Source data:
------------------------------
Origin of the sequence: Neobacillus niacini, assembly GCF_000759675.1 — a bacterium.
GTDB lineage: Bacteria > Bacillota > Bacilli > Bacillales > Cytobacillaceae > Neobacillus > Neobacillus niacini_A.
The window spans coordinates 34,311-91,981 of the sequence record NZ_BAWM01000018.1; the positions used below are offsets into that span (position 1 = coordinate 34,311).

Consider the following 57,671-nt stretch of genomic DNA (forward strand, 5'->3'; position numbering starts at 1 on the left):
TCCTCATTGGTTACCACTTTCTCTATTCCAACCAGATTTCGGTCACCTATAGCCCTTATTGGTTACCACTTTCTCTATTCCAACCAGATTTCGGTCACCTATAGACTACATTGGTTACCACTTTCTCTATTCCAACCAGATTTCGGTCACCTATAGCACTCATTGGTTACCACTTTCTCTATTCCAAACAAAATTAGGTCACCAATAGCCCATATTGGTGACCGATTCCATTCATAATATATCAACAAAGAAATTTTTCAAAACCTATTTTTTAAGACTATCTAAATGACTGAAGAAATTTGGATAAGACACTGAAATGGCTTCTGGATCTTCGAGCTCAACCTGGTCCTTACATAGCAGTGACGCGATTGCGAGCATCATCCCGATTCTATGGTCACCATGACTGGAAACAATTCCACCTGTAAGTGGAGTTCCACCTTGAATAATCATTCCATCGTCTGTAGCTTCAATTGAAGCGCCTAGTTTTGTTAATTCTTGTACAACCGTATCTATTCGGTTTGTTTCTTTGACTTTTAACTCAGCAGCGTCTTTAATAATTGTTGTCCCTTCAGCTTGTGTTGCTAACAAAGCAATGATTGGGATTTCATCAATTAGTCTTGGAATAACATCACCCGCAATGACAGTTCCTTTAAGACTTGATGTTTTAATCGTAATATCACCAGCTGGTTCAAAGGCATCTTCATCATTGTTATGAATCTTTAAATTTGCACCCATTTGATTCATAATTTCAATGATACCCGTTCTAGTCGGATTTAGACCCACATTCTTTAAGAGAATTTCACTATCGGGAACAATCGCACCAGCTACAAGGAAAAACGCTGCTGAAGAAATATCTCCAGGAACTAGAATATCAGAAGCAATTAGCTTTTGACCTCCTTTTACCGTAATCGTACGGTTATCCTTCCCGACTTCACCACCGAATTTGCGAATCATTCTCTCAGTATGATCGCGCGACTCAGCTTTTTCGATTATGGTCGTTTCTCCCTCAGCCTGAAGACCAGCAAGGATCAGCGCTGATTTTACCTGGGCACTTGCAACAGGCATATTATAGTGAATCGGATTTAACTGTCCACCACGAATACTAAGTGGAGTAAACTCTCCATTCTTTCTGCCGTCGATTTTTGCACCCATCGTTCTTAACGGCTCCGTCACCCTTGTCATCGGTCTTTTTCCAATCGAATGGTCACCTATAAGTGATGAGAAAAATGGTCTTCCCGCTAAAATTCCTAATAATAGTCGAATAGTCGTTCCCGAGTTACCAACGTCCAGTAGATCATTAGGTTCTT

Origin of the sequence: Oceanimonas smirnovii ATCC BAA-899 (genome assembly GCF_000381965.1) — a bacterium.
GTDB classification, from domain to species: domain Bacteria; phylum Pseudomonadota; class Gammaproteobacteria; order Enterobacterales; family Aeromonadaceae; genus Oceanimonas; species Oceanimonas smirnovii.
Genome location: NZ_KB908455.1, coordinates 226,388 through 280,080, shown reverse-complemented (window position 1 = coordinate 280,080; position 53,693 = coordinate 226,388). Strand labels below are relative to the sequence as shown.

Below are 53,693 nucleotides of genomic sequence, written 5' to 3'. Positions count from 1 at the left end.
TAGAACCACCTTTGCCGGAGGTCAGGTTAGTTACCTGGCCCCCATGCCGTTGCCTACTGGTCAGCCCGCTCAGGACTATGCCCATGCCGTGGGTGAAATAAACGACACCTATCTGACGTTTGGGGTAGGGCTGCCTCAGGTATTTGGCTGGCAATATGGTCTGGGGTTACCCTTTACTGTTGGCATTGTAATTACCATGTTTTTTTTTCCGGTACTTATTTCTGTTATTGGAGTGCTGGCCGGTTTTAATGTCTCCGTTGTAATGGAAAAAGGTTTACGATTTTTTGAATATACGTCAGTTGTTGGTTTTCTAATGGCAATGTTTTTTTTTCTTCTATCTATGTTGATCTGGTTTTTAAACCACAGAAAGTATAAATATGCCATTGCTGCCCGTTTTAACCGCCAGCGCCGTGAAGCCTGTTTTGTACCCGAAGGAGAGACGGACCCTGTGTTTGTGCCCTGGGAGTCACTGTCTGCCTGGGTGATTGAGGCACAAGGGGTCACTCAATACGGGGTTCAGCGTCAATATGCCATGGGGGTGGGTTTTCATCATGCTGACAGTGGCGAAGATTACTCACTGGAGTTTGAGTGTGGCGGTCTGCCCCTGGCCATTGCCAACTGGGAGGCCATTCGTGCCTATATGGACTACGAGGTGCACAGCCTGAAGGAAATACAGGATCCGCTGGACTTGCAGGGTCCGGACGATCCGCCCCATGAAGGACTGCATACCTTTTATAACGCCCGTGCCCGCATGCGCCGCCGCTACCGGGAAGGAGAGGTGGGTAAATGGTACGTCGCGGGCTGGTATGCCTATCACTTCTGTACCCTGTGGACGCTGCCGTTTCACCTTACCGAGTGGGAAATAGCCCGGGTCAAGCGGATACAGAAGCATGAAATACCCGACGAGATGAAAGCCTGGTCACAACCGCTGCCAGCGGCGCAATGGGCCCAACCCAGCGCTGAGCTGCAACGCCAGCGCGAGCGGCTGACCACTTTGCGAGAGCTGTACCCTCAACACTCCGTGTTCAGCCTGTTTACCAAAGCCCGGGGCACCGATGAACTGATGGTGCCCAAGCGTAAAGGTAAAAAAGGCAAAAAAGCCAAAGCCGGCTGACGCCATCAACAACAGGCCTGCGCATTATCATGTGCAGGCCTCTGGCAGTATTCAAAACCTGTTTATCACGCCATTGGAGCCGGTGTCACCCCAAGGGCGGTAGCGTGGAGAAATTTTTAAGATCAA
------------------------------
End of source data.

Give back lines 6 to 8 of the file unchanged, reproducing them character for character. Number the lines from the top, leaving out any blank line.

Origin of the sequence: Oceanimonas smirnovii ATCC BAA-899 (genome assembly GCF_000381965.1) — a bacterium.
GTDB classification, from domain to species: domain Bacteria; phylum Pseudomonadota; class Gammaproteobacteria; order Enterobacterales; family Aeromonadaceae; genus Oceanimonas; species Oceanimonas smirnovii.
Genome location: NZ_KB908455.1, coordinates 226,388 through 280,080, shown reverse-complemented (window position 1 = coordinate 280,080; position 53,693 = coordinate 226,388). Strand labels below are relative to the sequence as shown.